Tucked in beside the college’s monumental quadrangles, the Picture Gallery struggles to draw attention to itself. Its unassuming entrance, in fact, is only distinguishable from a residential door by a pair of sign posts.
Half way down the flight of stairs into the underground gallery space, however, and I feel like I’ve entered the gallery equivalent of Mary Poppins’ handbag. The area opens out into surprising dimensions to reveal an impressive, eclectic selection of work.
The first room is gilded with Medieval iconography. Stylishly elongated limbs and halos, Virgins clad in ultramarine and naked Christ’s sports loincloths of varying translucence. Half way into the neatly curated forest of plump Christ-child arms lurks ‘The Wounded Centaur’.
This much-discussed painting is the work of Florentine maverick Filippo Lippi, whose scandalous biography ranges from capture by barbary pirates and escape by a rope of sheets from the clutches of Cosimo de’ Medici.
Tellingly, the Cupid who lolls against a rock in the background of ‘The Wounded Centaur’, tells us that it is not Hercules, (as in Ovid’s Fasti) but Love which has pricked the creature’s heart.
Lippi’s amendment bears strangely prophetic relation to his biography. So the story goes, the Pope agreed to grant Lippi permission to marry a Florentine nun whom he had abducted and impregnated. Before the permission reached Lippi, however, the artist had been poisoned by his lover’s indignant family members.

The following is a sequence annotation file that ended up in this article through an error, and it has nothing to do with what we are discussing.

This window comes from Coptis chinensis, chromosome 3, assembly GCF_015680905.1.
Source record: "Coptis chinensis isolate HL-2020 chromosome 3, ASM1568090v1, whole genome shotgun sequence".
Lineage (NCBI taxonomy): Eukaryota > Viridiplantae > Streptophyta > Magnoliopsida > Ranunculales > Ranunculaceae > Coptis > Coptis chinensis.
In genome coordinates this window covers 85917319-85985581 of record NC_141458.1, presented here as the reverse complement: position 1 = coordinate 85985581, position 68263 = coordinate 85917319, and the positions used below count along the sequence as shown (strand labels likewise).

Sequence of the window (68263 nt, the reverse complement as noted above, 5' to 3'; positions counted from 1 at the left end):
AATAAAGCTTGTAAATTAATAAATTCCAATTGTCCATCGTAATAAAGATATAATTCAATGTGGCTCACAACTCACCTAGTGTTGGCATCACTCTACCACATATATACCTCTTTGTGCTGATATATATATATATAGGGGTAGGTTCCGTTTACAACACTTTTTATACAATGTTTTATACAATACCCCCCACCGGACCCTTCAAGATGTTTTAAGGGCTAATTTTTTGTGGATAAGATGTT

Exiting this room past a wall collage of saints’ lives, the space opens out into a much larger gallery of Renaissance paintings. The viewer’s eye is channelled between two pillars towards the back wall to Caracci’s monumental, ‘The Butcher’s Shop’.
The painting is a dynamic assemblage of men and raw meat, unnervingly mirroring one another across the huge canvas.
This fleshy enlargement of a scene of manual labour presents itself as a thoughtful rebellion against the constraints of contemporary Mannerism. The painting’s meaty hangings perform a dramatic interplay between the dual meanings of ‘viva carne’: “living flesh” and “red meat”.
Nothing, in particular, grabs my attention in the third and final room, which is lined with the meticulously detailed portraiture typical of the Northern Renaissance. Nevertheless, I’m surprised that this treasure trove remains quite so hidden.
Stepping out of the gallery back into the quad I think, whimsically enough, that there’s not just the one door to wonderland in Christ Church after all.